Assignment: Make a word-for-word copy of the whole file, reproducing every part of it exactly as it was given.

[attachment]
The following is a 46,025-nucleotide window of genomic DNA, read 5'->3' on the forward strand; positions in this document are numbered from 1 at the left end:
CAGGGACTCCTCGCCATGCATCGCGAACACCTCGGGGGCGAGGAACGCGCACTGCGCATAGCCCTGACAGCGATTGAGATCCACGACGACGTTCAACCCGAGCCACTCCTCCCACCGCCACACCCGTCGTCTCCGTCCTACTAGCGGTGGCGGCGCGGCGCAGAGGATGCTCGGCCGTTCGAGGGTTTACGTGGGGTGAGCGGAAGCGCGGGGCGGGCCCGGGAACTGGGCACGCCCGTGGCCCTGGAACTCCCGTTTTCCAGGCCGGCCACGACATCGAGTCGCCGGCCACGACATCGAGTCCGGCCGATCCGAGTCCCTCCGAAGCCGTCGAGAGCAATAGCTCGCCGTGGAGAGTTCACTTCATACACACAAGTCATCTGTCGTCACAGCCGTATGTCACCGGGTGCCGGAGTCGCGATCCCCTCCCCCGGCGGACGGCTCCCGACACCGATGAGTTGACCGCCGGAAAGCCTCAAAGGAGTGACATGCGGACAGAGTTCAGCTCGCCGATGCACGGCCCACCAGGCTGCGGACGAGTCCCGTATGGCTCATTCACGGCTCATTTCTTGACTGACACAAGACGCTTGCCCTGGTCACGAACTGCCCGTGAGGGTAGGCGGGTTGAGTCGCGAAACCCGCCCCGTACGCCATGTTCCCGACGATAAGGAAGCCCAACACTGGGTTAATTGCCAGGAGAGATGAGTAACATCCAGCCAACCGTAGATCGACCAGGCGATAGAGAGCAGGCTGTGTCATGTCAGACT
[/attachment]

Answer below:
The following is a 46,025-nucleotide window of genomic DNA, read 5'->3' on the forward strand; positions in this document are numbered from 1 at the left end:
CAGGGACTCCTCGCCATGCATCGCGAACACCTCGGGGGCGAGGAACGCGCACTGCGCATAGCCCTGACAGCGATTGAGATCCACGACGACGTTCAACCCGAGCCACTCCTCCCACCGCCACACCCGTCGTCTCCGTCCTACTAGCGGTGGCGGCGCGGCGCAGAGGATGCTCGGCCGTTCGAGGGTTTACGTGGGGTGAGCGGAAGCGCGGGGCGGGCCCGGGAACTGGGCACGCCCGTGGCCCTGGAACTCCCGTTTTCCAGGCCGGCCACGACATCGAGTCGCCGGCCACGACATCGAGTCCGGCCGATCCGAGTCCCTCCGAAGCCGTCGAGAGCAATAGCTCGCCGTGGAGAGTTCACTTCATACACACAAGTCATCTGTCGTCACAGCCGTATGTCACCGGGTGCCGGAGTCGCGATCCCCTCCCCCGGCGGACGGCTCCCGACACCGATGAGTTGACCGCCGGAAAGCCTCAAAGGAGTGACATGCGGACAGAGTTCAGCTCGCCGATGCACGGCCCACCAGGCTGCGGACGAGTCCCGTATGGCTCATTCACGGCTCATTTCTTGACTGACACAAGACGCTTGCCCTGGTCACGAACTGCCCGTGAGGGTAGGCGGGTTGAGTCGCGAAACCCGCCCCGTACGCCATGTTCCCGACGATAAGGAAGCCCAACACTGGGTTAATTGCCAGGAGAGATGAGTAACATCCAGCCAACCGTAGATCGACCAGGCGATAGAGAGCAGGCTGTGTCATGTCAGACT